Início Tech Dior’s Peter Philips Talks Makeup, Creativity and Tiktok Stardom

Dior’s Peter Philips Talks Makeup, Creativity and Tiktok Stardom


At Dior’s pre-fall ready-to-wear show, held in the atrium of the Brooklyn Museum in April, an unseasonable mugginess permeated backstage amid blaring hair dryers, chattering models and bustling publicists.

But Peter Philips, Dior Makeup’s creative and image director, didn’t break a sweat.

Philips was cool as a cucumber in the midst of the flurry, directing his team, getting hands-on with models’ ombré bitten lips, taking directives from brand employees, all the while explaning the nuances of the look to a throng of reporters.

“To me, it’s a face sculpted by glow and light,” he said, of the softly molded complexions offset by a natural brow and bitten lip. The finished look was a masterclass in improvisation, since the backstage heat could melt even the best-laid plans. As for the layers of luminizers Philips had run through in makeup tests, “You don’t need it,” he said, in a cool nod to his steamy surroundings.

It only makes sense that Philips can handle the most frenzied situation. The Belgian makeup artist has been a backstage staple since the ’90s, with a list of collaborators that reads like a who’s who of fashion royalty, from Chanel (he was global creative director for makeup there from 2008 to 2013) to Alexander McQueen to photographer Irving Penn.

Backstage at the Dior Fall 2024 ready-to-wear show

Backstage at the Dior Fall 2024 ready-to-wear show.

Kelly Taub/WWD

“McQueen used to send a box full of references, archive pieces and whole files about a painter. That would be the basis,” he said, of the process the duo used to come up with iconic looks such as the highly exaggerated cherry-red smeared looks at the 2009 ‘Horn of Plenty’ collection.

“Karl Lagerfeld would talk to me like he would talk to Suzy Menkes, almost two hours explaining the collection,” Philips continued. “Every designer is totally different.”

As for Dior women’s wear designer, Maria Grazia Chiuri, “She does amazing research, she knows what she wants, and also what she doesn’t want,” said Philips. “I know how far I can go, and she trusts me.”

It’s a similar sentiment between Philips and Kim Jones, artistic director of Dior Men’s. “Peter understands my work and the messages of the collections. It felt quite natural to have him on board for all the beautiful projects we did together,” said Jones via email. “Peter is a long-time friend. I like to be surrounded by talented people and he is one of the most talented makeup artists I know.”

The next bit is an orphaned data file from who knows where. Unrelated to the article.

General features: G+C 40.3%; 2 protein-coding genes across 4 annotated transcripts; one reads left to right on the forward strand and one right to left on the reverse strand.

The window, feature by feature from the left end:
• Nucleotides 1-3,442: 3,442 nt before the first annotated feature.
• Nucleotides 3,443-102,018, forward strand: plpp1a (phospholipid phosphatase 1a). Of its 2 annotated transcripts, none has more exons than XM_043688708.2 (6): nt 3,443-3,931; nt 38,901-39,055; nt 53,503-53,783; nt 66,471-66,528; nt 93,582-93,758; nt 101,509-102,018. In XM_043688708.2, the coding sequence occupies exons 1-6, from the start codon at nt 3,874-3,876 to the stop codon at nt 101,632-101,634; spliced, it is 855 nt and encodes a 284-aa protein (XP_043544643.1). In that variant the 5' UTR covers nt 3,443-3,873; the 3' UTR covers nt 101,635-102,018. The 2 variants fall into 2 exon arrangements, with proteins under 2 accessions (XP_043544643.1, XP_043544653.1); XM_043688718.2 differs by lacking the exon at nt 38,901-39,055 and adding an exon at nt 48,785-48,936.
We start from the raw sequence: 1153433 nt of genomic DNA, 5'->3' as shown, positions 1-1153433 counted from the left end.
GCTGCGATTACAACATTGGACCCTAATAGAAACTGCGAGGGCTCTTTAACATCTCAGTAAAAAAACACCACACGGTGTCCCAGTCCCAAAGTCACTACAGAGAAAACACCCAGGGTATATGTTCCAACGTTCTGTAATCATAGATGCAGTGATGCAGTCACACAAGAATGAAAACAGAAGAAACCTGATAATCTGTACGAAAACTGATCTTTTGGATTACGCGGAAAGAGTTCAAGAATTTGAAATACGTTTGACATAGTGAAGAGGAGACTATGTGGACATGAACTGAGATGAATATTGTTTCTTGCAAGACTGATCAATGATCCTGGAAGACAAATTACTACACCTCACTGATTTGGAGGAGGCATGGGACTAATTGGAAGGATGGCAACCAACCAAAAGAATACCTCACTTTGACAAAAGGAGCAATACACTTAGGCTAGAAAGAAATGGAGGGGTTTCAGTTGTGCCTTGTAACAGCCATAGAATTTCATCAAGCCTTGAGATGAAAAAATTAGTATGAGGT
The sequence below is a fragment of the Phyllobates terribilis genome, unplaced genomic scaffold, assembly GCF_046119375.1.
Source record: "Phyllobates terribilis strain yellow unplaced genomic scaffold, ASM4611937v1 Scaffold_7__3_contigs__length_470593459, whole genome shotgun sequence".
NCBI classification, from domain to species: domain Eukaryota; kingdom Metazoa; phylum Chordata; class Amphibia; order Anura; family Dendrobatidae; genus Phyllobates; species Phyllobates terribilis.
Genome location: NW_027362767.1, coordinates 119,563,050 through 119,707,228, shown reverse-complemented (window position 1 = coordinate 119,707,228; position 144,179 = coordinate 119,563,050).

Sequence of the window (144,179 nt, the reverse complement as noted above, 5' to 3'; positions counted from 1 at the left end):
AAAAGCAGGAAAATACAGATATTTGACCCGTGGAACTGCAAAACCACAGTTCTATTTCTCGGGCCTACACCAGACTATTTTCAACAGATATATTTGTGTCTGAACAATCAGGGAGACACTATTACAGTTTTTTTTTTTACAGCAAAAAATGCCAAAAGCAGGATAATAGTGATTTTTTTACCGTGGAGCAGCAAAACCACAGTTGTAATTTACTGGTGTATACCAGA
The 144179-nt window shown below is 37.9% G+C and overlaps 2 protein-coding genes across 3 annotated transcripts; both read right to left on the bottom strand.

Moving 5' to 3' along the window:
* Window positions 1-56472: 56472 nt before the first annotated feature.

Peter Philips

Courtesy of Liang Zi/Christian Dior Parfums

Philips travels frequently with both designers to the fantastical locations where shows are held. A 2022 Dior Men’s show at the Giza Pyramids was particularly memorable. “Doing a show under the pyramids was mind-blowing,” Philips said, adding with a laugh, “But when you go somewhere for a show, at the end of the day, the place you’re in the most is backstage. And they all look the same.”

India was another favorite locale, and travel has become an evergreen source of inspiration. “I’m very fortunate the way my work keeps me extremely busy. I travel a lot and I’m constantly surrounded by young people, it’s very inspiring on its own,” said Philips. “It’s not that I go to museums to get inspired. I go to museums because I like going to museums. I’m not looking for inspiration.”

Philips may not be looking for inspiration, but he is definitely providing it to makeup-loving consumers globally. “It used to be that the shows were just for press and buyers,” he said. “Now, it’s a way to communicate about the clothes to the world in general. A social media post from a celebrity is just as important as a major article. It makes it more approachable.

“The front row has maybe even more impact than the catwalk, because it’s where everything gets passed through social media,” Philips continued. Regardless of entry point, Philips has proven adept at creating — and selling — buzzy products, including Dior’s perennially viral Lip Glow Oil and Rosy Glow Blush.

“The Lip Glow Oil is a really good product and a great formula, and we had a fanbase. The product did what it was supposed to do,” Philips said. “It suddenly became viral because of a TikTok challenge. I got Instagram messages from friends everywhere saying it was sold out, and asking if I had any stock. I found out from the marketing team it was gone everywhere.”

Despite the product’s success, Philips doesn’t use virality as a product development blueprint. “It’s something you cannot control,” he said. “It’s an exposure you get because people truly love your product, and they see that that endorsement is not a paid advertisement.”

Trends — TikTok and otherwise — also don’t impact Philips’ process. “If you try to chase a trend, you’re always too late. I believe we should just stay true to ourselves,” Philips said. “Of course, there’s pressure from marketing teams to keep all the hype. But if you follow what’s hyped now, you’ll always be delayed. You have to count on your gut feeling and the quality and claims of a product being true.”



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